Important update on right to work checks requirements for UK Employers

3 mins

Posted on 19 Feb 2024

Important update on right to work checks requirements for UK Employers

All employers in the UK have a responsibility to prevent illegal working. The Home Office provides right to work guidance, advising employers how to conduct right to work checks, and how to protect themselves if an employee is discovered to be disqualified from working in the UK. The potential implications of failing to adhere to these requirements can be disastrous for employers, with sanctions potentially including:

  • Civil penalties;
  • Criminal sanctions for members of staff who are aware of, or ought to have been aware of, illegal working;
  • Sponsor licence revocation (and visa curtailment for sponsored migrants); and / or
  • Reputational damage.

The Home Office published new right to work guidance on 08 February 2024, for right to work checks conducted on or after 13 February 2024. The key changes in the guidance are:

1. Increased maximum civil penalties for non-compliance with the right to work checking requirements. Employers will now be liable to a fine of £45,000 per illegal worker (up from £15,000) and £60,000 per illegal worker for repeat breaches (up from £20,000).

2. Removal of the 28-day concession period. Historically, where an employer discovered that an EEA national (or non-EEA national family member) employed on or before 30 June 2021 had not applied to the EU Settlement Scheme, the employer had 28 days’ protection (during which period immigration enforcement would not be taken) to allow the employer to support the employee with a late application to the EU Settlement Scheme. This 28-day concession has now been removed. The guidance now states that, "if an employer identifies an existing employee who no longer has a right to work, they are required to take the appropriate action. This may include contacting the Home Office for support or taking steps to terminate employment".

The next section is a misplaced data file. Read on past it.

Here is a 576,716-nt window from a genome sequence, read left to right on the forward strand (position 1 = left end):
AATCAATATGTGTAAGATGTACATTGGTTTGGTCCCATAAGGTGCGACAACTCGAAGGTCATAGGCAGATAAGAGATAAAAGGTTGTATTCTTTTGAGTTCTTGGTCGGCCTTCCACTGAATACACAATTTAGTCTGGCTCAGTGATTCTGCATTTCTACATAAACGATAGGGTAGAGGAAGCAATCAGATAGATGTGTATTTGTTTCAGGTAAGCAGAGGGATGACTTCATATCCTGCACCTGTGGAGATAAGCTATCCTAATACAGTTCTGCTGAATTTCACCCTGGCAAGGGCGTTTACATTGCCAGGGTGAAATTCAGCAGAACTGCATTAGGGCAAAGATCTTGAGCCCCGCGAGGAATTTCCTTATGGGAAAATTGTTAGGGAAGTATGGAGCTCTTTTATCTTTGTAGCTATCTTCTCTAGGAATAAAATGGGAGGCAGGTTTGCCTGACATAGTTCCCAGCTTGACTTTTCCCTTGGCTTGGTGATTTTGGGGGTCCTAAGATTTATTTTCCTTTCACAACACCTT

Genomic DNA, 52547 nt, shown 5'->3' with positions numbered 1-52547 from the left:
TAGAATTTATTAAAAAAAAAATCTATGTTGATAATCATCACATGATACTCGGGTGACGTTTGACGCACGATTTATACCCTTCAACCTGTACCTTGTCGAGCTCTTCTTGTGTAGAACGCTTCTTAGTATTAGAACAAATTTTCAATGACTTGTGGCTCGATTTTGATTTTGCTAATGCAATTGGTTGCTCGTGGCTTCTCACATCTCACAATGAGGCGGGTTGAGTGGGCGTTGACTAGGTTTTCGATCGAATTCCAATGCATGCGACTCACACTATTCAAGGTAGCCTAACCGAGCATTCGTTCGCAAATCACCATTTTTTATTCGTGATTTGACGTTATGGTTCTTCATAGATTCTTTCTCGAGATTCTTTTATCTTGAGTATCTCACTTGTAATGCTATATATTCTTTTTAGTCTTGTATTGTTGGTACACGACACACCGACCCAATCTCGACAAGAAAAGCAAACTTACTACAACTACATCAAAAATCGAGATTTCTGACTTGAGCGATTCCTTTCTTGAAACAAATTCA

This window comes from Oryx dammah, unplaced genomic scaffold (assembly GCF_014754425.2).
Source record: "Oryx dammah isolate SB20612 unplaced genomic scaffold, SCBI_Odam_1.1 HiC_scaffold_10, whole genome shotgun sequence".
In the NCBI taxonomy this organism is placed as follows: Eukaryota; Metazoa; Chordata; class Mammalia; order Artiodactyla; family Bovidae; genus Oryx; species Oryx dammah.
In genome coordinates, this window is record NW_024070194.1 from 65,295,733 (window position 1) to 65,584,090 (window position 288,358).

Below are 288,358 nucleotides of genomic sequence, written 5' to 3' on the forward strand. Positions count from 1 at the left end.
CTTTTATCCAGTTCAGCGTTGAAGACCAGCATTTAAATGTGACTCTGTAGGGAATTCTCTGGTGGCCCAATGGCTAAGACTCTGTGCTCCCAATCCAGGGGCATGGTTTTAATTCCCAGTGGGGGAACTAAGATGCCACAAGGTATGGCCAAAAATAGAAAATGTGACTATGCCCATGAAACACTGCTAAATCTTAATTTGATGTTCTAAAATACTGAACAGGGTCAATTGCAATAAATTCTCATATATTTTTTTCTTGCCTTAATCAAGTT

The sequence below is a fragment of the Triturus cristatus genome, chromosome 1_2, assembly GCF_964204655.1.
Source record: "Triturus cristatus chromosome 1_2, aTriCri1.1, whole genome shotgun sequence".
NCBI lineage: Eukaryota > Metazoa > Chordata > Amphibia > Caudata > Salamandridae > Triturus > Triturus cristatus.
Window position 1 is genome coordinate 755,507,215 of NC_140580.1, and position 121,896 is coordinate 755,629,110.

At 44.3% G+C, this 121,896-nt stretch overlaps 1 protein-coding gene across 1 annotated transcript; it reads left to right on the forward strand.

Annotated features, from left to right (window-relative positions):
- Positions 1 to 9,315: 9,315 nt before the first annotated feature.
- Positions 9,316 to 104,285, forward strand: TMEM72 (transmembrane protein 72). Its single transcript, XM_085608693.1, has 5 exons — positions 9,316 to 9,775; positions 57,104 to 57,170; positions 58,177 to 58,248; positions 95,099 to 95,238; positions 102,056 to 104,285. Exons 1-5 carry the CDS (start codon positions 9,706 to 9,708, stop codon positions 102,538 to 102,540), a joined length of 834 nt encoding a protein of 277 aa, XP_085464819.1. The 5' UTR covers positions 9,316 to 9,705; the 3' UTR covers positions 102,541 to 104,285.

3. Additional duties for employers providing supplementary employment. Workers under certain visa categories (including Skilled Workers, Senior or Specialist Workers and those sponsored under a Government Authorised Exchange) are permitted to carry out supplementary employment (in addition to the job specified on their Certificate of Sponsorship). Employers providing supplementary employment must now secure additional evidence to verify that the employee is complying with the terms of their sponsored role, and they are adhering to the restrictions on supplementary employment in this additional role (e.g. the role is in the same profession, is limited to 20 hours a week and is undertaken outside the contracted hours for their sponsored role).

    The Home Office’s guidance is regularly updated, so it is vitally important that employers familiarise themselves with changes, as and when these take place. Please do not hesitate to reach out to Doyle Clayton’s immigration team if you have any queries or concerns. We regularly assist clients with their right to work checking processes through internal audits and training.

    Anita de Atouguia

    Anita has specialised in immigration law for over 20 years and is one of the UK's leading immigration experts. She joined Doyle Clayton in 2012 to set up its Immigration service having worked in the immigration practices of some of the UK’s best known full service law firms including CMS and Lewis Silkin.

    • Partner & Head of Immigration
    • T: +44 (0)20 7778 7233
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    Alfreda Joubert

    Alfreda has gained a wealth of knowledge during her 22 years in the field of immigration and she has been recognised by The Legal 500 as a leading expert in both corporate and private immigration.

    • Partner
    • T: +44 (0)20 7778 7249
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    Al Harvey

    Al specialises in advising organisations and individuals on both business immigration and employment law issues. He is based in the firm's Reading office.

    • Associate
    • T: +44 (0)118 951 6773
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    The articles published on this website, current at the date of publication, are for reference purposes only. They do not constitute legal advice and should not be relied upon as such. Specific legal advice about your own circumstances should always be sought separately before taking any action.

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